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Here’s How the US Refugee Program Works

151117_RefugeeProgram_Quinn-1250x650Since Friday’s brutal terrorist attacks in Paris, policymakers are calling for the process refugees go through to resettle in the United States to be halted, at least temporarily.

But what is the process those refugees must go through to gain entrance into the country?

Since Sept. 11, 2001, the United States has resettled 748,000 refugees,  according to the Migration Policy Institute. Over the course of the last 14 years, the group found, just three were arrested for planning terrorist activity. However, no refugees living in the United States have been successful in carrying out an attack on U.S. soil.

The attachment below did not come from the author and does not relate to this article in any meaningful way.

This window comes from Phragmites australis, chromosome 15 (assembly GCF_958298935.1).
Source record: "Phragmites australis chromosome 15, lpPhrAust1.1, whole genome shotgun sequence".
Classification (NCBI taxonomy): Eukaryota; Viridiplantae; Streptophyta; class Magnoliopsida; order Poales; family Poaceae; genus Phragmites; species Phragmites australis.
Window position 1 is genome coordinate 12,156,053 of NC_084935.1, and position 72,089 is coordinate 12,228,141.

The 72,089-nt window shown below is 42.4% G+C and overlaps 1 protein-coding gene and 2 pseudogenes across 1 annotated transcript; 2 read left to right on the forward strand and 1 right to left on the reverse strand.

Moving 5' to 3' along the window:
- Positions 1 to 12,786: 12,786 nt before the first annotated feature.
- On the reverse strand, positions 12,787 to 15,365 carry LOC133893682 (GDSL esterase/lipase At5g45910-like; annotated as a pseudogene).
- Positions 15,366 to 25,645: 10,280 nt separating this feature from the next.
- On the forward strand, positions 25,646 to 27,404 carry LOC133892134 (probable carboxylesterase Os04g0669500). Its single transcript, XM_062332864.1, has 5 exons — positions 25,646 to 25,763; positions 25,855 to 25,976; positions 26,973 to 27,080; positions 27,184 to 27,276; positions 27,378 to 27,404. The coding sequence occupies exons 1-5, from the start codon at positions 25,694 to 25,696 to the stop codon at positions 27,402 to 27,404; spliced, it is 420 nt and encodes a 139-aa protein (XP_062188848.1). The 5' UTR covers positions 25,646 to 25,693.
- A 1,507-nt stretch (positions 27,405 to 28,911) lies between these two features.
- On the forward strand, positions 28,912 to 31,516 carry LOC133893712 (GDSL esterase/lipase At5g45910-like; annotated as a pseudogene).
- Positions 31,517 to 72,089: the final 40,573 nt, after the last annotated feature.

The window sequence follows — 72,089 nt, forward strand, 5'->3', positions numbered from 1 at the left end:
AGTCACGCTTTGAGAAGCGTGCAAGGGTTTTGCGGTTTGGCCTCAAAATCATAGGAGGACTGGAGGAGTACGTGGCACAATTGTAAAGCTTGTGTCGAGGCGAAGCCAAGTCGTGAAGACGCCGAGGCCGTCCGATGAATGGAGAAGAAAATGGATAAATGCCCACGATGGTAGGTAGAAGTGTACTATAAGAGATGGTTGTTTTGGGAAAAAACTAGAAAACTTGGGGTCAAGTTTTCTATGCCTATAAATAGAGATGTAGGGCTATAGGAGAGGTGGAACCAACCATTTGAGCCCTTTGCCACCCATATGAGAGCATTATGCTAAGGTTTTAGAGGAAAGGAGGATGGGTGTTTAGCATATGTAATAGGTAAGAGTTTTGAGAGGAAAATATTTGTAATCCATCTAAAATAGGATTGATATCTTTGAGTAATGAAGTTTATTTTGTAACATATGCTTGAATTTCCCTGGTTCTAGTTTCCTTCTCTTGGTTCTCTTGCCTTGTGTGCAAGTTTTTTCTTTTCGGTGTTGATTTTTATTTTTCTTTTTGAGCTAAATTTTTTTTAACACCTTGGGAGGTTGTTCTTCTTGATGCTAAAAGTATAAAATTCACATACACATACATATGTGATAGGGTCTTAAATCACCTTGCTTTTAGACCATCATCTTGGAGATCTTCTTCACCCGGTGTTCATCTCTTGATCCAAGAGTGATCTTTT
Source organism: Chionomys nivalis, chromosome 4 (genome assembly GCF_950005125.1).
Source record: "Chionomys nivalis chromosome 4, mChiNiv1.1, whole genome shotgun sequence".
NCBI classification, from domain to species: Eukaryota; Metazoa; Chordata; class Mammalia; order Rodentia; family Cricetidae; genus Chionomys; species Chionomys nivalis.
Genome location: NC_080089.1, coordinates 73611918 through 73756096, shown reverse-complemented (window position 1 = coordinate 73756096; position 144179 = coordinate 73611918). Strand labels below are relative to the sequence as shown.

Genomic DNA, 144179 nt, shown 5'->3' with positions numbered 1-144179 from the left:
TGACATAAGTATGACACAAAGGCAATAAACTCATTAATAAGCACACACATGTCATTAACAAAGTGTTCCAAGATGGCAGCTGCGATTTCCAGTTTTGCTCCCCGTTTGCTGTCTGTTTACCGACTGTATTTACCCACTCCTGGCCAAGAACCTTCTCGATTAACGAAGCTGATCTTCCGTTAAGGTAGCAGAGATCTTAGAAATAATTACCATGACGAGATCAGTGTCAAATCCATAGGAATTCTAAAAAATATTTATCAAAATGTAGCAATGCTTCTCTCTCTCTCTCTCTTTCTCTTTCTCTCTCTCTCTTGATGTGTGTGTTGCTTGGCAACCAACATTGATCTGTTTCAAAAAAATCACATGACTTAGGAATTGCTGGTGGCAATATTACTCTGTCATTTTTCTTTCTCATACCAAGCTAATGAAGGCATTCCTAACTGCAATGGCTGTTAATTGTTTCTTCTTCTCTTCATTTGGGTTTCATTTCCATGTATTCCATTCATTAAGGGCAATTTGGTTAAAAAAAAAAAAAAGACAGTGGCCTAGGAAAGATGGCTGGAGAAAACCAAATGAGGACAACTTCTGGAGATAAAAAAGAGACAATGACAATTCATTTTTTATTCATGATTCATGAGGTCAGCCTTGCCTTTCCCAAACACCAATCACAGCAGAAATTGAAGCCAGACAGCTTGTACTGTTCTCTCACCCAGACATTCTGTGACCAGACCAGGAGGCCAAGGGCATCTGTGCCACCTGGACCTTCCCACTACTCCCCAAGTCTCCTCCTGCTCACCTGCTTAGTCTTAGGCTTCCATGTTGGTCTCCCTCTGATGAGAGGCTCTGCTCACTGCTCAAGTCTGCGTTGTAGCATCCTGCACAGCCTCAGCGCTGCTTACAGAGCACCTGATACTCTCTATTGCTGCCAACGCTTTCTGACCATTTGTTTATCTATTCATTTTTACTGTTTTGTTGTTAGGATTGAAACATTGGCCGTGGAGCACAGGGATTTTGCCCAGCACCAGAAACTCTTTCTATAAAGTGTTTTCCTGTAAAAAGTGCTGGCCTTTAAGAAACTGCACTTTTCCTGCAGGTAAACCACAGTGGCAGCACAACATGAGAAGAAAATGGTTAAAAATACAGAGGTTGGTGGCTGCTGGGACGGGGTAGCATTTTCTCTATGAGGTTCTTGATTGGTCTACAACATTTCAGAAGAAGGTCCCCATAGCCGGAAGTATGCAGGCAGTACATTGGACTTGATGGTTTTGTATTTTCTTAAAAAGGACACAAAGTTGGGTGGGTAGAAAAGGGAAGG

The United States has accepted roughly 70,000 refugees over the last few years. But beginning Oct. 1, Secretary of State John Kerry announced that the U.S. would accept 85,000 refugees in 2016, with at least 10,000 coming from Syria. By 2017, the Department of State announced that the number of refugees entering the country would increase to 100,000.

Since 2011, fewer than 2,000 Syrian refugees have resettled in the United States.


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